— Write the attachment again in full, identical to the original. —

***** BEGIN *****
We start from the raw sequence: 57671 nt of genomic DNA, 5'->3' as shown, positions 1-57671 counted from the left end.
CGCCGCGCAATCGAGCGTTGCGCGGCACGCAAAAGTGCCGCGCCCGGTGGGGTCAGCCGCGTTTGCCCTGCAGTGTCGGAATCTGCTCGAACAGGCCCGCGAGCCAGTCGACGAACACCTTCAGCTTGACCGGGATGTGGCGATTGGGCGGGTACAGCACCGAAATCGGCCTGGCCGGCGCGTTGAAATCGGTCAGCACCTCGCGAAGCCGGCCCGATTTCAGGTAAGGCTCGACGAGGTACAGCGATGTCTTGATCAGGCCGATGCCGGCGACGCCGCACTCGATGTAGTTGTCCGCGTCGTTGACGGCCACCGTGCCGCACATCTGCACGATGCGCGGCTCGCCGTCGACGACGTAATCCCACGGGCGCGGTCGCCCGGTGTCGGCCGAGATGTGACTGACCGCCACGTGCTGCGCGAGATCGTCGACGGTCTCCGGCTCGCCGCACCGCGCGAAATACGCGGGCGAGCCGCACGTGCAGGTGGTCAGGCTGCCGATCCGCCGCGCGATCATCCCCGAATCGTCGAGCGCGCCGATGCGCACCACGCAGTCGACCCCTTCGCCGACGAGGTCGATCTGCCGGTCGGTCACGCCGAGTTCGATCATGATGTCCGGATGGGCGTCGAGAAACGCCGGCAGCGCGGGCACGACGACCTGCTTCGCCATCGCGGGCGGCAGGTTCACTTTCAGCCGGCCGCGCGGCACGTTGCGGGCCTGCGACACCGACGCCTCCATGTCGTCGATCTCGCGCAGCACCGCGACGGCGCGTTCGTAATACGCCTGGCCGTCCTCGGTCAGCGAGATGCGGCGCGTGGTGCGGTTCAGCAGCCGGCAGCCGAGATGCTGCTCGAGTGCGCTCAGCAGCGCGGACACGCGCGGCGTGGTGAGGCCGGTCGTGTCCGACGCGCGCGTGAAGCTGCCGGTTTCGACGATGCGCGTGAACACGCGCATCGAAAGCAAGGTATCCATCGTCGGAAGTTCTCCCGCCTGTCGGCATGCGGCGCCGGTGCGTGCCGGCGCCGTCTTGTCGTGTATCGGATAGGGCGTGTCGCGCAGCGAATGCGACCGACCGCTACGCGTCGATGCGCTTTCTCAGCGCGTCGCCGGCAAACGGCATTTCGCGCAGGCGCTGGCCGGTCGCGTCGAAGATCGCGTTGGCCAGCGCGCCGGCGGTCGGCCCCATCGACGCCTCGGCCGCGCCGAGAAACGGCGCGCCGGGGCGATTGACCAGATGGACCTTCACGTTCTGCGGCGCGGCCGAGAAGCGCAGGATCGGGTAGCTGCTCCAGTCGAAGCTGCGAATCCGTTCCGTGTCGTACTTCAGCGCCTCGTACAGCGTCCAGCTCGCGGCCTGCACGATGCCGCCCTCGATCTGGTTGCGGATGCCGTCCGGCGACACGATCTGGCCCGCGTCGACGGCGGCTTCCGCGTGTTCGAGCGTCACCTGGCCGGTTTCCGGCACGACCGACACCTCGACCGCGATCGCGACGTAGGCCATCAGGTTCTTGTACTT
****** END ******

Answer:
We start from the raw sequence: 57671 nt of genomic DNA, 5'->3' as shown, positions 1-57671 counted from the left end.
CGCCGCGCAATCGAGCGTTGCGCGGCACGCAAAAGTGCCGCGCCCGGTGGGGTCAGCCGCGTTTGCCCTGCAGTGTCGGAATCTGCTCGAACAGGCCCGCGAGCCAGTCGACGAACACCTTCAGCTTGACCGGGATGTGGCGATTGGGCGGGTACAGCACCGAAATCGGCCTGGCCGGCGCGTTGAAATCGGTCAGCACCTCGCGAAGCCGGCCCGATTTCAGGTAAGGCTCGACGAGGTACAGCGATGTCTTGATCAGGCCGATGCCGGCGACGCCGCACTCGATGTAGTTGTCCGCGTCGTTGACGGCCACCGTGCCGCACATCTGCACGATGCGCGGCTCGCCGTCGACGACGTAATCCCACGGGCGCGGTCGCCCGGTGTCGGCCGAGATGTGACTGACCGCCACGTGCTGCGCGAGATCGTCGACGGTCTCCGGCTCGCCGCACCGCGCGAAATACGCGGGCGAGCCGCACGTGCAGGTGGTCAGGCTGCCGATCCGCCGCGCGATCATCCCCGAATCGTCGAGCGCGCCGATGCGCACCACGCAGTCGACCCCTTCGCCGACGAGGTCGATCTGCCGGTCGGTCACGCCGAGTTCGATCATGATGTCCGGATGGGCGTCGAGAAACGCCGGCAGCGCGGGCACGACGACCTGCTTCGCCATCGCGGGCGGCAGGTTCACTTTCAGCCGGCCGCGCGGCACGTTGCGGGCCTGCGACACCGACGCCTCCATGTCGTCGATCTCGCGCAGCACCGCGACGGCGCGTTCGTAATACGCCTGGCCGTCCTCGGTCAGCGAGATGCGGCGCGTGGTGCGGTTCAGCAGCCGGCAGCCGAGATGCTGCTCGAGTGCGCTCAGCAGCGCGGACACGCGCGGCGTGGTGAGGCCGGTCGTGTCCGACGCGCGCGTGAAGCTGCCGGTTTCGACGATGCGCGTGAACACGCGCATCGAAAGCAAGGTATCCATCGTCGGAAGTTCTCCCGCCTGTCGGCATGCGGCGCCGGTGCGTGCCGGCGCCGTCTTGTCGTGTATCGGATAGGGCGTGTCGCGCAGCGAATGCGACCGACCGCTACGCGTCGATGCGCTTTCTCAGCGCGTCGCCGGCAAACGGCATTTCGCGCAGGCGCTGGCCGGTCGCGTCGAAGATCGCGTTGGCCAGCGCGCCGGCGGTCGGCCCCATCGACGCCTCGGCCGCGCCGAGAAACGGCGCGCCGGGGCGATTGACCAGATGGACCTTCACGTTCTGCGGCGCGGCCGAGAAGCGCAGGATCGGGTAGCTGCTCCAGTCGAAGCTGCGAATCCGTTCCGTGTCGTACTTCAGCGCCTCGTACAGCGTCCAGCTCGCGGCCTGCACGATGCCGCCCTCGATCTGGTTGCGGATGCCGTCCGGCGACACGATCTGGCCCGCGTCGACGGCGGCTTCCGCGTGTTCGAGCGTCACCTGGCCGGTTTCCGGCACGACCGACACCTCGACCGCGATCGCGACGTAGGCCATCAGGTTCTTGTACTT